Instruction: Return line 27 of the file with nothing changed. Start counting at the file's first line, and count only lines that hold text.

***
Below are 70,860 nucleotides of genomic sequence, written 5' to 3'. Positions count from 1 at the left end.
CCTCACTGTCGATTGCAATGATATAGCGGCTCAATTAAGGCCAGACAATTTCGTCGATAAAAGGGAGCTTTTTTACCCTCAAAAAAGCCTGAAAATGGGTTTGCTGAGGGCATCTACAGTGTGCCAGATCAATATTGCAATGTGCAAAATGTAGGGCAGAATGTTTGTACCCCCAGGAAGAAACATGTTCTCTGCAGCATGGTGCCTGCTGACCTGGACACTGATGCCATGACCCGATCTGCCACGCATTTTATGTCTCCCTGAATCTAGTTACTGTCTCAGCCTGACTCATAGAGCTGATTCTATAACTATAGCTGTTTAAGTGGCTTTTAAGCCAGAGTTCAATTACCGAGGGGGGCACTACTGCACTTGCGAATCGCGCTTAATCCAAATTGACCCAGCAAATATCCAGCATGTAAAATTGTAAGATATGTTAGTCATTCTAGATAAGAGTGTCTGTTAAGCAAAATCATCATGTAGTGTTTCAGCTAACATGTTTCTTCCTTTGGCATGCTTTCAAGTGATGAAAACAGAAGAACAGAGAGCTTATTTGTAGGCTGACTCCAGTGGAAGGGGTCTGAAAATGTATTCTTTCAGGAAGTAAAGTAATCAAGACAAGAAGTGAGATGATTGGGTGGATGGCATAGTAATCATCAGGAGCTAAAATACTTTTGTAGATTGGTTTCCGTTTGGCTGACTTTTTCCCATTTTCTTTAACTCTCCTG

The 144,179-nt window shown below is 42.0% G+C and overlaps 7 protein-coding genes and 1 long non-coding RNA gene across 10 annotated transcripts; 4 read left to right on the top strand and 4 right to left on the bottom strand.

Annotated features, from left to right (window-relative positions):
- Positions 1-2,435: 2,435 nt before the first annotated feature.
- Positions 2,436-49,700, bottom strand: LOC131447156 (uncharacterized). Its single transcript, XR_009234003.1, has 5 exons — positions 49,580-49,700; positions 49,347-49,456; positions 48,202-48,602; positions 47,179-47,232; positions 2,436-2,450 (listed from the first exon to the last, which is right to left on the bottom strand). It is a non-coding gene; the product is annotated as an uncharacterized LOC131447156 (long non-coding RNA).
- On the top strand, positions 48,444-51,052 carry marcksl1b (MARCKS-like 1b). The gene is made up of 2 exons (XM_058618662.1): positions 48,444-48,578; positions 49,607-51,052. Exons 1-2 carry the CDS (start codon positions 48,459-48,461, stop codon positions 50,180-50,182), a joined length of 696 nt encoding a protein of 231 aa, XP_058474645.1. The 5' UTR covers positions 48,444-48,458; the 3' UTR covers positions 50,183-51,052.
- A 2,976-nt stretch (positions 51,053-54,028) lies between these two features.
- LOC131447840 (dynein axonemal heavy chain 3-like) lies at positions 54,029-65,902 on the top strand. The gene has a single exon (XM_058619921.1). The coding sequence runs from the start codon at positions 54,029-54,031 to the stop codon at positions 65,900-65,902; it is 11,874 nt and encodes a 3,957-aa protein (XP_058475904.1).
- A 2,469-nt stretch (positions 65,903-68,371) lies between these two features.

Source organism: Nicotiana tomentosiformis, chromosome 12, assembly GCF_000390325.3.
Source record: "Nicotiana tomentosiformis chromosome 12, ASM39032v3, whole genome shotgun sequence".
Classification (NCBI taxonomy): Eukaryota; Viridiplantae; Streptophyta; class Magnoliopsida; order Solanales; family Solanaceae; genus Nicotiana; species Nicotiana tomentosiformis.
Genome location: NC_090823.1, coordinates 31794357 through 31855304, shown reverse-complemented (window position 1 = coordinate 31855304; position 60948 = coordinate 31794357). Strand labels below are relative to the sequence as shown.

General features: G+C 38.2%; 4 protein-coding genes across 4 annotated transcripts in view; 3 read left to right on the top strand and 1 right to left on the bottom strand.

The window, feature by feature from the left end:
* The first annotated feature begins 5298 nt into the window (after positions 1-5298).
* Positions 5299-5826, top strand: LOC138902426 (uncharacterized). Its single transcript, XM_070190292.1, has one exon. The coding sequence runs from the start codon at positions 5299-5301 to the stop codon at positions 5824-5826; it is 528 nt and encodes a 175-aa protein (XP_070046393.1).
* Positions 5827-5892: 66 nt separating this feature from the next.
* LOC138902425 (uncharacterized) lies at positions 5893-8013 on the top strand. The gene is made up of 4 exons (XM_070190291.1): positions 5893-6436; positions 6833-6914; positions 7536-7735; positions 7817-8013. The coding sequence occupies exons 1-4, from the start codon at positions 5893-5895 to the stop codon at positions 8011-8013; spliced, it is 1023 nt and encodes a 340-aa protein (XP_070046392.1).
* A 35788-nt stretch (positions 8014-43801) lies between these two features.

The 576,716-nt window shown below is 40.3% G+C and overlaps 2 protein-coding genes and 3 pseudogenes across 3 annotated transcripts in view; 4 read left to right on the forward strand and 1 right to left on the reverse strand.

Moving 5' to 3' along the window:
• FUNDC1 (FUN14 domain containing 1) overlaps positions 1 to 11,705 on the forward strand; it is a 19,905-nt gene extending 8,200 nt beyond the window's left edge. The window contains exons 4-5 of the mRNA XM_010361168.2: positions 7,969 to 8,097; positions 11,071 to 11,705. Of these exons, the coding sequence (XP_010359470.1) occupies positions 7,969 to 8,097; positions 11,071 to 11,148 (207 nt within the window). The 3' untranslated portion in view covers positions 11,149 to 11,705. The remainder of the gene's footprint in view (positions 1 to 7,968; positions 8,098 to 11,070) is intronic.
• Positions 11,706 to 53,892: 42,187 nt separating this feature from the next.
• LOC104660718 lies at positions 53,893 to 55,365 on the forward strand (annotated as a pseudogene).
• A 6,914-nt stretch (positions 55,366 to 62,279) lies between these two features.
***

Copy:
• A 6,914-nt stretch (positions 55,366 to 62,279) lies between these two features.